Whether they're pets, livestock or working animals, animals matter to individuals and society. Every community needs veterinary professionals to provide animal health care, but veterinarians also do many other kinds of jobs. They make sure the nation's food supply is safe. They work to control the spread of diseases. They conduct research that helps both animals and humans. Veterinarians are at the forefront of protecting the public's health and welfare... (Learn more from the Association of American Veterinary Colleges, AAVMC)
Prerequisites: Check individual schools as requirements vary widely.
- General Chemistry with lab (2 semesters)
- Organic Chemistry with lab (2 semesters)
- Physics with lab (2 semesters)
- Introductory Biology with lab (2 semesters)
- Biochemistry (1 semester)
- Math: 1 semester calculus, 1 semester statistics
- English (2 semesters)
- Advanced Biology (e.g., Genetics, Microbiology)
- Public Speaking
- Required hours of work with animals
For more specific information, see:
- HPA Vet School requirements chart for schools popular with Princeton applicants (pdf)
- AAVMC Summary of Course Prerequisites Chart (pdf)
- Apply in the late summer/fall, about 14 months before intended entry.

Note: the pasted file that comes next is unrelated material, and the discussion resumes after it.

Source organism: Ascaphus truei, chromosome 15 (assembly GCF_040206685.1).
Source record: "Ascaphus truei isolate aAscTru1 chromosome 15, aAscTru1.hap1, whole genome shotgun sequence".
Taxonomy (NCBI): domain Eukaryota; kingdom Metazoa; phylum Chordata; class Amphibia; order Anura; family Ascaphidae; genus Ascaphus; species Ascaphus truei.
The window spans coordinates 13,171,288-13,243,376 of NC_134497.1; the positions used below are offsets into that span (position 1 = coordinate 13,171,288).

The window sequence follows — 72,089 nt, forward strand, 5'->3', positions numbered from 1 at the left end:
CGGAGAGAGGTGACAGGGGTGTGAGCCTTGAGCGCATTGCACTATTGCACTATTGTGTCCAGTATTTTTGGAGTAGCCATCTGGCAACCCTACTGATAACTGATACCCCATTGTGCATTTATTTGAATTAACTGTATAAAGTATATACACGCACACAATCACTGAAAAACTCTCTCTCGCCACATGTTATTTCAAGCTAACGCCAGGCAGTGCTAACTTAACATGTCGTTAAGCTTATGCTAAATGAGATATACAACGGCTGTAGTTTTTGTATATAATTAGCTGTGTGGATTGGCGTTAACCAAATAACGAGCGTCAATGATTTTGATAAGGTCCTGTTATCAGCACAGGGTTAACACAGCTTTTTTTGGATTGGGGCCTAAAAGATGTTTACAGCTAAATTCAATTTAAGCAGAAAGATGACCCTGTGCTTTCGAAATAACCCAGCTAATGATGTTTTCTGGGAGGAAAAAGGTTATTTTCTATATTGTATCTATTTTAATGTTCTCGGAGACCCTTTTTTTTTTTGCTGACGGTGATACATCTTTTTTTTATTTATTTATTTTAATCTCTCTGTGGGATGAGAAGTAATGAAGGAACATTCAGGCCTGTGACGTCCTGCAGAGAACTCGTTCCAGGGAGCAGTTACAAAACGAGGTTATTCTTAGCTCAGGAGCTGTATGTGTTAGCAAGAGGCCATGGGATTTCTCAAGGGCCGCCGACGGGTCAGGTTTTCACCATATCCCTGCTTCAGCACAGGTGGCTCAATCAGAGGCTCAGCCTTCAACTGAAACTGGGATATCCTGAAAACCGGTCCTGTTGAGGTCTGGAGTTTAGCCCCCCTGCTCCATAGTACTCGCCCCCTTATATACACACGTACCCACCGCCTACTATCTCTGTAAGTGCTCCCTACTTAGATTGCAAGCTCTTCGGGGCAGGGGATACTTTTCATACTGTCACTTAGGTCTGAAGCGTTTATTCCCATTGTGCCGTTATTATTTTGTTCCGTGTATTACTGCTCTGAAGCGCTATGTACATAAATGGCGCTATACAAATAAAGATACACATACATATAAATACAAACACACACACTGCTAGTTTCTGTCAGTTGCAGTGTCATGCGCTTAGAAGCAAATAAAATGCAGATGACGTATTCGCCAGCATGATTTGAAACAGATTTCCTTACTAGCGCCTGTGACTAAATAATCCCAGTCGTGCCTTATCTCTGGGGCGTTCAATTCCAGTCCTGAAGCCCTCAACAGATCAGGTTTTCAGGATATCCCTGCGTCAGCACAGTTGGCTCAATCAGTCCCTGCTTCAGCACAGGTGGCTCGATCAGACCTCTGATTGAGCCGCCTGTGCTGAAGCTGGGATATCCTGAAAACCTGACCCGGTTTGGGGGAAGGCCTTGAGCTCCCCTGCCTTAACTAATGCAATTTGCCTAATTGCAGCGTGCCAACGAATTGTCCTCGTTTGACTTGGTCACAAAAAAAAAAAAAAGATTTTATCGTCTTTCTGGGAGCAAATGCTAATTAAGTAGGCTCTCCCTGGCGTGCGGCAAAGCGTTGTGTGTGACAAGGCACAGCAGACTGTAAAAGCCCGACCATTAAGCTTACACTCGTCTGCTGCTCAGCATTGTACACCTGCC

- The Graduate Record Exam (GRE) is required by some programs. The GRE comprises three sections: Reading Comprehension; Quantitative Reasoning; and Analytical Writing.
- Most programs participate in the Veterinary Medical College Application Service (VMCAS). VMCAS opens in May.
- Veterinary programs do not require a committee letter of recommendation. Program requirements vary, but expect to have at least three letters of recommendation. HPA can store copies of letters of recommendation, but recommenders will ultimately send references through the VMCAS eLOR system.
For more information:
Princeton University does not have a veterinary program. We share this information for Princeton students and alumni who may be interested in becoming veterinarians.